CANADA FX DEBT-C$ stronger as oil price rises; investors eye risk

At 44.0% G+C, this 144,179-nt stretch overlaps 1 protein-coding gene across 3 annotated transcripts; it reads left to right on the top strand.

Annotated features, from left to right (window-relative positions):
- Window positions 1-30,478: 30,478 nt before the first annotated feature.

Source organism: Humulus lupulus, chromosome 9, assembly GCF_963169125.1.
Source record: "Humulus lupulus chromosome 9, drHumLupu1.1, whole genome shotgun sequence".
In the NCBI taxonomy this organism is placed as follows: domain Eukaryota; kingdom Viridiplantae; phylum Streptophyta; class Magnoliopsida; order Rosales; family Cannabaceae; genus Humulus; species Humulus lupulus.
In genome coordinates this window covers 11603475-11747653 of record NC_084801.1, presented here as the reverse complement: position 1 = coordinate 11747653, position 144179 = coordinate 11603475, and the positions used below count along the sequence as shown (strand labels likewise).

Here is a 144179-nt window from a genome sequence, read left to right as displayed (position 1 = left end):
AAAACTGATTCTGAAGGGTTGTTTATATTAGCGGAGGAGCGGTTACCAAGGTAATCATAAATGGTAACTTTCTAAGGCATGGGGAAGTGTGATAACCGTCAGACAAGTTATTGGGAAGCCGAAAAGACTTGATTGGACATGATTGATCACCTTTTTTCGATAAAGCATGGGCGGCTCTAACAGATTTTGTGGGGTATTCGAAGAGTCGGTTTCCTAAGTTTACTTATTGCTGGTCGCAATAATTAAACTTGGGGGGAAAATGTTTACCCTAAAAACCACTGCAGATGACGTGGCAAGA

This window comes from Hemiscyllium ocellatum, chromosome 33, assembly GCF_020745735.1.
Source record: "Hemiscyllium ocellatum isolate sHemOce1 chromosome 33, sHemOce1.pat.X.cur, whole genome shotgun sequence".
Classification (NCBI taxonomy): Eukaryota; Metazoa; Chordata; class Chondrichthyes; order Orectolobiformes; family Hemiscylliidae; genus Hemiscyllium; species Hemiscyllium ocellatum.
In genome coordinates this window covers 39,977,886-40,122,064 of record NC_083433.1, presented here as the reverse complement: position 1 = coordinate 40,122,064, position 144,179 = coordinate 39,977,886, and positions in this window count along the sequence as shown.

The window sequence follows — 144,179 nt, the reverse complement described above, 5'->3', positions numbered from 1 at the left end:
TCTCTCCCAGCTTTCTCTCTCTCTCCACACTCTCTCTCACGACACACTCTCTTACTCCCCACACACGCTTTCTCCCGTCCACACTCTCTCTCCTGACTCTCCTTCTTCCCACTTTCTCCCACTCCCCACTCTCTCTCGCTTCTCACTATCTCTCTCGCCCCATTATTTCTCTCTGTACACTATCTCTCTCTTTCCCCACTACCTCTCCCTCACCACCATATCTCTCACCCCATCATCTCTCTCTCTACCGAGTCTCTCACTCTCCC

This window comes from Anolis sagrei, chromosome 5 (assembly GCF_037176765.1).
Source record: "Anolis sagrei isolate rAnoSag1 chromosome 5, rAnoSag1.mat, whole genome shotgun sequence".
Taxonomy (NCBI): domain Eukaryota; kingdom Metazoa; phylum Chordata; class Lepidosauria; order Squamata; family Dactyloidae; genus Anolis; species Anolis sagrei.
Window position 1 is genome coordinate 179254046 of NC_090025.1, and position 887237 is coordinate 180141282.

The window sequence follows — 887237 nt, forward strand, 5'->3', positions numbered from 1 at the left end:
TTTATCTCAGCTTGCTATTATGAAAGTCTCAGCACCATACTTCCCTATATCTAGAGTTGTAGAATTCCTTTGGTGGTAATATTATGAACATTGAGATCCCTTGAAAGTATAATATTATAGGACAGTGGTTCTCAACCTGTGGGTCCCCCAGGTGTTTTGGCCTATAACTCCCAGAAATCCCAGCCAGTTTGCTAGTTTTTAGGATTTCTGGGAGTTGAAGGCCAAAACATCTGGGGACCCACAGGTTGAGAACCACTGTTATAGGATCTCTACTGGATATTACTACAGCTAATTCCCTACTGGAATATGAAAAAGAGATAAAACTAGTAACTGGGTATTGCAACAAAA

* Canadian dollar at C$1.2380, or 80.76 U.S. cents * Bond prices lower across the maturity curve By Alastair Sharp TORONTO, Feb 17 (Reuters) - The Canadian dollar hit a two-week high against its U.S. counterpart on Tuesday, helped by the price of crude oil nearing a 2015 peak. The loonie, as Canada's currency is colloquially known, has struggled against the greenback in recent months on the back of slumping crude coupled with a shock interest rate cut. Oil's rise to $62 a barrel helped reinvigorate the currency of Canada, a major crude producer, although it may not be enough to support it over the longer term, one strategist said. "With the degree that the Canadian dollar collapsed, almost, in January, there's some risk that was overshooting ... and we could spend the next few weeks consolidating or even reversing before the trend reasserts itself," said Adam Cole, head of foreign exchange strategy at Royal Bank of Canada. Investors did not seem to panic as Greece and its eurozone creditors broke off debt talks without a deal. "Markets are quite risk-tolerant today," Cole said. "It's hard to put a finger on (the reason for) it." The Canadian dollar was at C$1.2380 to the greenback, or 80.76 U.S. cents, stronger than Friday's official Bank of Canada close of C$1.2461, or 80.25 U.S. cents. Trading was limited on Monday due to North American holidays, when the loonie closed at C$1.2465, according to Thomson Reuters data. Canadian government bond prices were lower across the maturity curve, with the two-year down 2 Canadian cents to yield 0.438 percent and the benchmark 10-year down 42 Canadian cents to yield 1.468 percent. (Reporting by Alastair Sharp; Editing by Lisa Von Ahn)
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